The swearing in of Malcolm Turnbull as Australia’s 29th Prime Minister will inevitably bring the powerful technological forces that are re-shaping our economy into sharper focus.
This was one of the great failures of the government under Tony Abbott, and his Treasurer Joe Hockey. It did not articulate a positive response to the challenges and the opportunities presented by transformational technology.
When you change the government, you change the nation is the axiom. And the same is true in the case of the change of Prime Ministers. And the change that occurred last night after an extraordinary day in Canberra, are overwhelmingly positive for the technology sector.
In his first press conference as leader of the Liberal Party and as Prime Minister-designate, Mr Turnbull promised to lead “a thoroughly Liberal government” where the freedom of the individual and freedom of the market are paramount.
Addressing the challenges facing the economy he spoke of the digital forces that are shaping the world economy, speaking the language of technology.
“The Australia of the future has to be a nation that is agile, that is innovative, that is creative. We can’t be defensive, we can’t futureproof ourselves,” Mr Turnbull said.
“We have to recognise that the disruption that we see driven by technology, the volatility in change is our friend if we are agile and smart enough to take advantage of it.”
“There has never been a more exciting time to be alive than today and there has never been a more exciting time to be an Australian.”
“We will ensure that all Australians understand that their government recognises the opportunities of the future and is putting in place the policies and the plans to enable them to take advantage of it.”
This is important. In pointing to the challenges and opportunities of internet-based economic forces, he is already dropping important cultural markers.
If culture flows from the top, we now have a Prime Minister who for the first time is speaking the language of the industry, and bringing it directly into the mainstream economic conversation.
Mr Turnbull pointed to the successes of New Zealand Prime Minister John Key as someone who has achieved “very significant economic reform by explaining complex issues” and bringing the public with him in building intelligent policy.
It is too early to devote too much energy to reading the tea leaves about policy specifics. But it is clear that he will bring important components of the Communications portfolio around digital policy into the fold of the Prime Minister’s Office.
Importantly, he is likely to restructure the nexus between Communications and the Finance portfolios. Specifically, there will be sweeping changes to the way that the Commonwealth’s $6 billion technology budget is spent.
The Digital Transformation Office will enjoy both a bigger profile in government and will be given greater powers to shape government purchases, and to change back-end administrative information machinery of government process.
Prior to the 2013, Malcolm Turnbull had fully expected to be given responsibility for government ICT – to use the power of Commonwealth as the largest buyer and user of technology to drive cultural change across the digital economy.
This did not happen, and a series of election promises related to ICT procurement that were made before the 2013 poll did not come about as a result.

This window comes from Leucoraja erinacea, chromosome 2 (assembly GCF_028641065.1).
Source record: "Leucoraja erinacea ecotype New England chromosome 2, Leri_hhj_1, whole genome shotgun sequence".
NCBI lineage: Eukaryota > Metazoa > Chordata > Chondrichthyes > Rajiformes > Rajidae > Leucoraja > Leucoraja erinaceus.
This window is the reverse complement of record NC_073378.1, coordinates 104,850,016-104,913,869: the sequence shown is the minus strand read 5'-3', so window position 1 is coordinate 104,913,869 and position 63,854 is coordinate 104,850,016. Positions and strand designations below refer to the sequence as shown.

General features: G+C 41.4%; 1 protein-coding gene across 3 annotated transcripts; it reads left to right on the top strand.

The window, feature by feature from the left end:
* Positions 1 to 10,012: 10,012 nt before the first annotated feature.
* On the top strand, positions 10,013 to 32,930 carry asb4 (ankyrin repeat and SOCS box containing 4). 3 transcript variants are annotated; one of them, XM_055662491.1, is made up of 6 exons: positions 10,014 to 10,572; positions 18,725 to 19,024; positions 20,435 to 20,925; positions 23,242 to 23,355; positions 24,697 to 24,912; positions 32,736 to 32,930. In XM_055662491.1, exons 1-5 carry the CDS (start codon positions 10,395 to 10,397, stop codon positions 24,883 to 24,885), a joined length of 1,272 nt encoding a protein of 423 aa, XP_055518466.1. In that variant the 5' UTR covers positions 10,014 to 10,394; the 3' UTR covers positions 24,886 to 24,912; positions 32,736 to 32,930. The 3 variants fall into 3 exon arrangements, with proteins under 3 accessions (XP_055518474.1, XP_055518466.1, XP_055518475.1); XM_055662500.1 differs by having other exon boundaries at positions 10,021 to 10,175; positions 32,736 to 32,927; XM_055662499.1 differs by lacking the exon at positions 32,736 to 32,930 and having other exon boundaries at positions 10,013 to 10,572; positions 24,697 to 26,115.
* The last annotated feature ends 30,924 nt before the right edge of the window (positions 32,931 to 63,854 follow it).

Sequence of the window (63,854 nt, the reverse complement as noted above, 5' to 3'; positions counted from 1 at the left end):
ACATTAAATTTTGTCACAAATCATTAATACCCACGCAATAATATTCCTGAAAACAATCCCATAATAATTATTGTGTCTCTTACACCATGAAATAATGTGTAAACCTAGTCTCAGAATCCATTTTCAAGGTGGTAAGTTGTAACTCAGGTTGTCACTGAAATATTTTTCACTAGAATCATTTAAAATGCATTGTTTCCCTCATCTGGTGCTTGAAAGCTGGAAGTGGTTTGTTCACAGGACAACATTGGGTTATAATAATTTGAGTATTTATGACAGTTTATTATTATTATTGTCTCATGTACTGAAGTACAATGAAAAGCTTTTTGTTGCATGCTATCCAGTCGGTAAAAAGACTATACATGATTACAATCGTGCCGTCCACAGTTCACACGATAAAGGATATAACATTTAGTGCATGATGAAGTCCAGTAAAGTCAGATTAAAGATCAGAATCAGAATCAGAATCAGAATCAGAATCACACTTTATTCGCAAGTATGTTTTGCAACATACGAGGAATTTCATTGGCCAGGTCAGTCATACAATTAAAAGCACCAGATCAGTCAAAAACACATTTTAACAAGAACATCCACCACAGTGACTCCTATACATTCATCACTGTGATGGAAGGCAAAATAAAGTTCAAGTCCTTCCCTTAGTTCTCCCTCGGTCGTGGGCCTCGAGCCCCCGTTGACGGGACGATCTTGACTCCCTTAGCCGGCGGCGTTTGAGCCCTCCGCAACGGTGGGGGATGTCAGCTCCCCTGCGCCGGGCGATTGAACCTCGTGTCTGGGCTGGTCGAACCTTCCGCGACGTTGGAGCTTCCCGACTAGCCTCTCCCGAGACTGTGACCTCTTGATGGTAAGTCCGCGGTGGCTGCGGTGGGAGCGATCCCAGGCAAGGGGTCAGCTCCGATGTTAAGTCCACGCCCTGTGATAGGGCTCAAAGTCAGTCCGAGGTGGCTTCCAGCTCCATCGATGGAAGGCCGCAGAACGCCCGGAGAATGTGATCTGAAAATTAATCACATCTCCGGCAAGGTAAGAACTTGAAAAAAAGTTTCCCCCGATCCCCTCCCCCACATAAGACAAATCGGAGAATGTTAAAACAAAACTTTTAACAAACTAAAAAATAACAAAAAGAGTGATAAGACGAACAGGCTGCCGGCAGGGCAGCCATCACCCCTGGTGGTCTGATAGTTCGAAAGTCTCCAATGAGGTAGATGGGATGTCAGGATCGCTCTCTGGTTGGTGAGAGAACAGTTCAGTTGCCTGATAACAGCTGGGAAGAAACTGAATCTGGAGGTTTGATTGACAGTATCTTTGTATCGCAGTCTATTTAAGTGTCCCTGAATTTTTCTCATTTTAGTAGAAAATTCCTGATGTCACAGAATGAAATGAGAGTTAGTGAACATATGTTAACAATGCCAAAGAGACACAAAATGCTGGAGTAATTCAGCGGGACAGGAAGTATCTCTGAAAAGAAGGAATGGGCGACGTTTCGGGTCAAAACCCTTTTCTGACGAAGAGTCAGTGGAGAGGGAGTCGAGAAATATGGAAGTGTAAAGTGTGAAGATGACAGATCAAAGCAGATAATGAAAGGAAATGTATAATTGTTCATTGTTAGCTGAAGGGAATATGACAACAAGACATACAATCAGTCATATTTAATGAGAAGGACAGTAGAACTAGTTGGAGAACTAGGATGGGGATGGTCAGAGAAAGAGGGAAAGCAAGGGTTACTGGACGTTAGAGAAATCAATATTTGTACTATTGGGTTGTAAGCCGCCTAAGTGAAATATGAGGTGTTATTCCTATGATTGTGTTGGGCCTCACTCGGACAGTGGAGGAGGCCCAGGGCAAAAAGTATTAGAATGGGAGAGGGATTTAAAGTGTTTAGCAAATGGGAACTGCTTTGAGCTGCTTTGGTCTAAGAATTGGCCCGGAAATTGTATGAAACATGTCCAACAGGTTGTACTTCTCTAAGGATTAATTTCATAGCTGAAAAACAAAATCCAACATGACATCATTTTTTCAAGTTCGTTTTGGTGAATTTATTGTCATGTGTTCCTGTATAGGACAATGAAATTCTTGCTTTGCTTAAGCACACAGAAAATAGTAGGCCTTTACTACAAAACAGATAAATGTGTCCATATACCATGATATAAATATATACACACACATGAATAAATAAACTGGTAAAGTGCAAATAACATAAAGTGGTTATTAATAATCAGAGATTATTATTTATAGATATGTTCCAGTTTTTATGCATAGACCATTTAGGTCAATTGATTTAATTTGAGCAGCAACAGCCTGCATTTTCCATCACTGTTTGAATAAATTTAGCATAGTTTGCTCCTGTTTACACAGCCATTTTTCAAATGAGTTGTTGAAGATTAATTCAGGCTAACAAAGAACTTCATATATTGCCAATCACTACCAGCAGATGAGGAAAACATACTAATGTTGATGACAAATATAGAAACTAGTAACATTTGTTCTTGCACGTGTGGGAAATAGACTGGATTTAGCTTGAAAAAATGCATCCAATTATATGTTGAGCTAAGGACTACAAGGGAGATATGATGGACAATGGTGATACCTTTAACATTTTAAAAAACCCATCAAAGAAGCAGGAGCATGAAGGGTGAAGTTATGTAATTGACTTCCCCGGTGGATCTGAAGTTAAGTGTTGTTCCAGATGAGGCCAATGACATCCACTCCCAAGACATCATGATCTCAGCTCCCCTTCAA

The DTO had been modelled on the UK’s Government Digital Service. But in the end, Australia was given a cut-down version that was charged with tinkering with the service interface between government and citizens.
This role will be expanded. Specifically, procurement mechanisms will be put in place to give the DTO far greater power over technology decisions in government.
Greater oversight and direction will come directly from the Prime Minister’s Office, and digital transformation issues will become a Cabinet issue with priority profile that is far greater than any previous government.
Mr Turnbull as Prime Minister will not be spending his days getting into the weeds of digital policy. But he will certainly set direction.
He will drive significant cultural change within the Australia Public Service that puts digital, citizen-centric services at the heart of government delivery processes. It will not be a side issue of the Communications portfolio, but a central issue of government.
He has spoken often of the economy-wide productivity improvements that can be delivered through the more efficient delivery of government services. The public sector makes up about a third of the Australian economy, such that any efficiency improvements to government service deliveries can have a material impact on Australia’s broader productivity numbers, and ultimately GDP.
Specifically, we can expect to hear much talk of government-as-a-platform, and an accelerated understanding of concepts of Open Government. The definitions of what constitutes a government service will change – and the private sector will almost certainly have more opportunity to deliver these government services.
Open Government, and government-as-a-platform structures play to Mr Turnbull’s deep belief in markets. If it is possible to create a market for a government service – and there are many areas where this can make sense – then it is likely structures will be put in place to enable these markets to operate.
This presents tremendous opportunities for Australian innovators, and for small Australian technology providers.
The great imponderable is the NBN. But it is unlikely to change significantly. And certainly anyone hoping the elevation of Mr Turnbull to the Prime Ministership will mean a return to a Labor-esque fibre-to-the-node network will be disappointed.
The direction of the NBN has been set. And with roll-out seemingly starting to gather pace, a new Communications Minister – whoever that is – will make little difference to that direction.